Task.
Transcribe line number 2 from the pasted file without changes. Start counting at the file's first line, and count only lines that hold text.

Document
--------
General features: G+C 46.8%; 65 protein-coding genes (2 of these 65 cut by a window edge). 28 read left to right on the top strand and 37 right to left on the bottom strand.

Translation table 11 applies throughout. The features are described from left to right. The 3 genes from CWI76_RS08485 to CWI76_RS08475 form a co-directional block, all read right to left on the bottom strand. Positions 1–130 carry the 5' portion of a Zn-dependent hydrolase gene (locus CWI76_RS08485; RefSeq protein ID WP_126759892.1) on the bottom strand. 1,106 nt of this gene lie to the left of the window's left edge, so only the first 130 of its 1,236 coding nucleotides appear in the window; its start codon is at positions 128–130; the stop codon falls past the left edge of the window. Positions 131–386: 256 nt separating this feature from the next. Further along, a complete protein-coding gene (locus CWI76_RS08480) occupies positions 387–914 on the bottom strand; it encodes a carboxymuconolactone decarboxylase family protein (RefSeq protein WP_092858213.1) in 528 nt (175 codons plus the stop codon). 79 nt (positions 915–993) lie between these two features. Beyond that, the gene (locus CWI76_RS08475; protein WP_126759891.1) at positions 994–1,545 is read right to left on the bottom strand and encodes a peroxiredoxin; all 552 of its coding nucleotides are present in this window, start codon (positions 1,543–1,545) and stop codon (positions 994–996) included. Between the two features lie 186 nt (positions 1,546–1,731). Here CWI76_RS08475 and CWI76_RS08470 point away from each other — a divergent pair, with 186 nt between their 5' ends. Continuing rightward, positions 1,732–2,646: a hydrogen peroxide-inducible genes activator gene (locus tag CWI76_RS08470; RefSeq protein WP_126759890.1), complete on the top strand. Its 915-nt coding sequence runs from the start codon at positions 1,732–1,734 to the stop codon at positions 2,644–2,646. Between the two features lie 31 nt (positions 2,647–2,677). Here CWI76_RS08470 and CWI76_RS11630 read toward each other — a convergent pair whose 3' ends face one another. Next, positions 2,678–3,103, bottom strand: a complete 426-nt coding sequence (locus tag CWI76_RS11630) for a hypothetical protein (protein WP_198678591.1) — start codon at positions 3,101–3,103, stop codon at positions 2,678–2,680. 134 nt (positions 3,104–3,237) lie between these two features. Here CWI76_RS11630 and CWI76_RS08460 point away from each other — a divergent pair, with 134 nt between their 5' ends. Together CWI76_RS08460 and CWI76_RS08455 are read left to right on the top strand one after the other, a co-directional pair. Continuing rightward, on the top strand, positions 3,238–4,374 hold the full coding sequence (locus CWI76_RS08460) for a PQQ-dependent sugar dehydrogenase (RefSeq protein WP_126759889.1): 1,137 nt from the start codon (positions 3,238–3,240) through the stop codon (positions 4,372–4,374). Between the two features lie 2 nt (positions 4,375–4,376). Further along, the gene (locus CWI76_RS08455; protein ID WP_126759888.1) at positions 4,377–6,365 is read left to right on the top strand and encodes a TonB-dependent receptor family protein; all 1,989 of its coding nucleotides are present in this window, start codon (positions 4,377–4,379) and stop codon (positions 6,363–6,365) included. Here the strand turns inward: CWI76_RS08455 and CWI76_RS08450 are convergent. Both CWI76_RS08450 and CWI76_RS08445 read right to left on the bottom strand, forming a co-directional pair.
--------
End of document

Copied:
Translation table 11 applies throughout. The features are described from left to right. The 3 genes from CWI76_RS08485 to CWI76_RS08475 form a co-directional block, all read right to left on the bottom strand. Positions 1–130 carry the 5' portion of a Zn-dependent hydrolase gene (locus CWI76_RS08485; RefSeq protein ID WP_126759892.1) on the bottom strand. 1,106 nt of this gene lie to the left of the window's left edge, so only the first 130 of its 1,236 coding nucleotides appear in the window; its start codon is at positions 128–130; the stop codon falls past the left edge of the window. Positions 131–386: 256 nt separating this feature from the next. Further along, a complete protein-coding gene (locus CWI76_RS08480) occupies positions 387–914 on the bottom strand; it encodes a carboxymuconolactone decarboxylase family protein (RefSeq protein WP_092858213.1) in 528 nt (175 codons plus the stop codon). 79 nt (positions 915–993) lie between these two features. Beyond that, the gene (locus CWI76_RS08475; protein WP_126759891.1) at positions 994–1,545 is read right to left on the bottom strand and encodes a peroxiredoxin; all 552 of its coding nucleotides are present in this window, start codon (positions 1,543–1,545) and stop codon (positions 994–996) included. Between the two features lie 186 nt (positions 1,546–1,731). Here CWI76_RS08475 and CWI76_RS08470 point away from each other — a divergent pair, with 186 nt between their 5' ends. Continuing rightward, positions 1,732–2,646: a hydrogen peroxide-inducible genes activator gene (locus tag CWI76_RS08470; RefSeq protein WP_126759890.1), complete on the top strand. Its 915-nt coding sequence runs from the start codon at positions 1,732–1,734 to the stop codon at positions 2,644–2,646. Between the two features lie 31 nt (positions 2,647–2,677). Here CWI76_RS08470 and CWI76_RS11630 read toward each other — a convergent pair whose 3' ends face one another. Next, positions 2,678–3,103, bottom strand: a complete 426-nt coding sequence (locus tag CWI76_RS11630) for a hypothetical protein (protein WP_198678591.1) — start codon at positions 3,101–3,103, stop codon at positions 2,678–2,680. 134 nt (positions 3,104–3,237) lie between these two features. Here CWI76_RS11630 and CWI76_RS08460 point away from each other — a divergent pair, with 134 nt between their 5' ends. Together CWI76_RS08460 and CWI76_RS08455 are read left to right on the top strand one after the other, a co-directional pair. Continuing rightward, on the top strand, positions 3,238–4,374 hold the full coding sequence (locus CWI76_RS08460) for a PQQ-dependent sugar dehydrogenase (RefSeq protein WP_126759889.1): 1,137 nt from the start codon (positions 3,238–3,240) through the stop codon (positions 4,372–4,374). Between the two features lie 2 nt (positions 4,375–4,376). Further along, the gene (locus CWI76_RS08455; protein ID WP_126759888.1) at positions 4,377–6,365 is read left to right on the top strand and encodes a TonB-dependent receptor family protein; all 1,989 of its coding nucleotides are present in this window, start codon (positions 4,377–4,379) and stop codon (positions 6,363–6,365) included. Here the strand turns inward: CWI76_RS08455 and CWI76_RS08450 are convergent. Both CWI76_RS08450 and CWI76_RS08445 read right to left on the bottom strand, forming a co-directional pair.